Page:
Not everything is a dream, though. The electronic gear selector can’t hold a candle to the articulate paddle shifters, and the cupholder situation is unapologetically European, and not in a good way. Nevertheless, the interior of the Alfa Romeo sets new standards of energetic intent from all major components. Big paddles, a perfect steering wheel, a vibrant IP and the sexy go-button all contribute to its paisano panache.
Paisano panache is also flourishing from the powertrain. Paisano because it’s a Ferrari sedan without the prancing horse atop of the triangular grille in the front. The engine is a Ferrari V8 with two cylinders missing, displacing at 2.9-liters. And the soundtrack is nothing less than a mechanical interpretation of the Biscione growl before it swallows up cowering men as if they were mice. But that can only be unlocked in “Race” mode. Why there isn’t a simple button to open up those exhaust valves is one of those quirky head-scratchers that Alfa exhibits seemingly with every car they’ve ever offered. The 505-horsepower punch coming from that snarling 90-degree 2.9L twin-turbo V6 is also delivered in a building crescendo, up to its 7,250 rpm redline. The power builds and builds, all the way to the 7,250 rpm finale, where a swift flick of the massive upshift paddle directs the magnificent 8-speed transmission to swiftly claw into another gear. Sheer joy and satisfaction are guaranteed every time, even if it’s only available in automatic here in the States.
And about the brakes. They’re electronically controlled, rather than mechanically linking the pedal to the master cylinder. This is done by using a more compact and more digital module than what is typically seen. The module interprets how hard and quick the driver has pressed the pedal for every application. This saves weight (around 7-8 lbs) and cancels out the pulsing sensations. The one downside we’ve noticed was that the pedal feels what can be conventionally described as overboosted and wooden in low speeds. But drive Giulia with the gusto she deserves, and all’s well.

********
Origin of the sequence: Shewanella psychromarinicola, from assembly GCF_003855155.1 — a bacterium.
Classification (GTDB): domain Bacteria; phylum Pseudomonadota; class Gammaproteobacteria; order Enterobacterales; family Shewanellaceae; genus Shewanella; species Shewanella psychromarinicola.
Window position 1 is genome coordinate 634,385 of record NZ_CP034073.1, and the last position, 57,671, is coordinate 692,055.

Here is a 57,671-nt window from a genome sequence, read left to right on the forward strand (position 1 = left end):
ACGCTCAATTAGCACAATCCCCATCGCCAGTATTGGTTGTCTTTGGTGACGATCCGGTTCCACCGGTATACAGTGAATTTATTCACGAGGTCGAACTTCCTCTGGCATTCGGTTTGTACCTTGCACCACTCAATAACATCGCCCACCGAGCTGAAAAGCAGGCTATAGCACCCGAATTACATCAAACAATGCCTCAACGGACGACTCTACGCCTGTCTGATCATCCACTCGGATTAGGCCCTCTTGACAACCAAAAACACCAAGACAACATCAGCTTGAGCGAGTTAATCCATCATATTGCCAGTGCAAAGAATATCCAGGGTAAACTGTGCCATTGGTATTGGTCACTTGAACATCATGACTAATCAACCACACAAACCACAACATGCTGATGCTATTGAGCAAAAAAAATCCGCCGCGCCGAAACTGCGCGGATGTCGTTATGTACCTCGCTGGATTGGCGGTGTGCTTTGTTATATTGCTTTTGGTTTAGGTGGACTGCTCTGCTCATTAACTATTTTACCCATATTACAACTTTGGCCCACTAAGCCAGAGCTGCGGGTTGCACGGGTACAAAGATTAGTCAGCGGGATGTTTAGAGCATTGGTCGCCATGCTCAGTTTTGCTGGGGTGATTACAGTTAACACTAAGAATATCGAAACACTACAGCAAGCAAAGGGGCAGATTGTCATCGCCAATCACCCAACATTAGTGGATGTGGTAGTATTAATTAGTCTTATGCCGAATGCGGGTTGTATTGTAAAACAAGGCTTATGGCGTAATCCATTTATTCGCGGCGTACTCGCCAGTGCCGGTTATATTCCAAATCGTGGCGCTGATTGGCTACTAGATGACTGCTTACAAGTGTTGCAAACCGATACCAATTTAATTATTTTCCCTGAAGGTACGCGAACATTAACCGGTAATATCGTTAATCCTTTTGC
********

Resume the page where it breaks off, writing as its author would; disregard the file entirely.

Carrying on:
Alfa Romeo’s DNA driving modes offer varying flavors of spice, with “Race” highlighted red on the rotary dial as a bonus track. It’s the only mode where the exhaust is fully activated, so it’s the only mode the Giulia QV needs to be driven in. Race mode also gives the ride a supercar firmness, disengages the stop/start function, and overboosts the turbochargers to amplify throttle response (and erotic mechanical noises). For more pedestrian days, the Dynamic or Natural modes are impressively compliant, especially for how stiff Race mode is, though we’ll attest that every performance car should just default to its most intense setting.
Owners need to know what they’re dealing with. Giulia wants to go faster.
Okay, Giulia *does* want to go faster. But it’s not that simple. Because Giulia is unforgiving, and reactionary. She’s not like the German cars, or that lone Japanese one, or that certain American one, or even that English one. Those cars all want to start off slow, gently show you what they’re about, eventually build things up, and maybe end the evening with a handshake. Not the Alfa Romeo Giulia Quadrifoglio Verde.
Giulia stares you in the face, and dares you. Hard.
Quickly, drivers will realize that it’s not about how they like it. It’s how Giulia likes it. It’s a dance. And Giulia is leading that dance. After enough trial and error, should one still be willing and able, one might find themselves with the lead (verb, not noun) foot, with Giulia following. Yet, it was never your dance, ever. It’s about how Giulia wants it, and how to not piss Giulia off. So in Race Mode – the correct mode – there’s a fine line between Giulia laughing at you with your trousers down, getting the dance just right, and/or getting slapped in protest. Despite the trial and error, it’s always worth it to get it just right.
The $72,000 Alfa Romeo Giulia QV is not a car for people with more money than talent. It’s for people with more talent than money. It’s rewarding, and exotic, and intoxicating. And if all other vehicles in the segment have left you numb and unsatisfied, the Alfa Romeo Giulia QV is your car.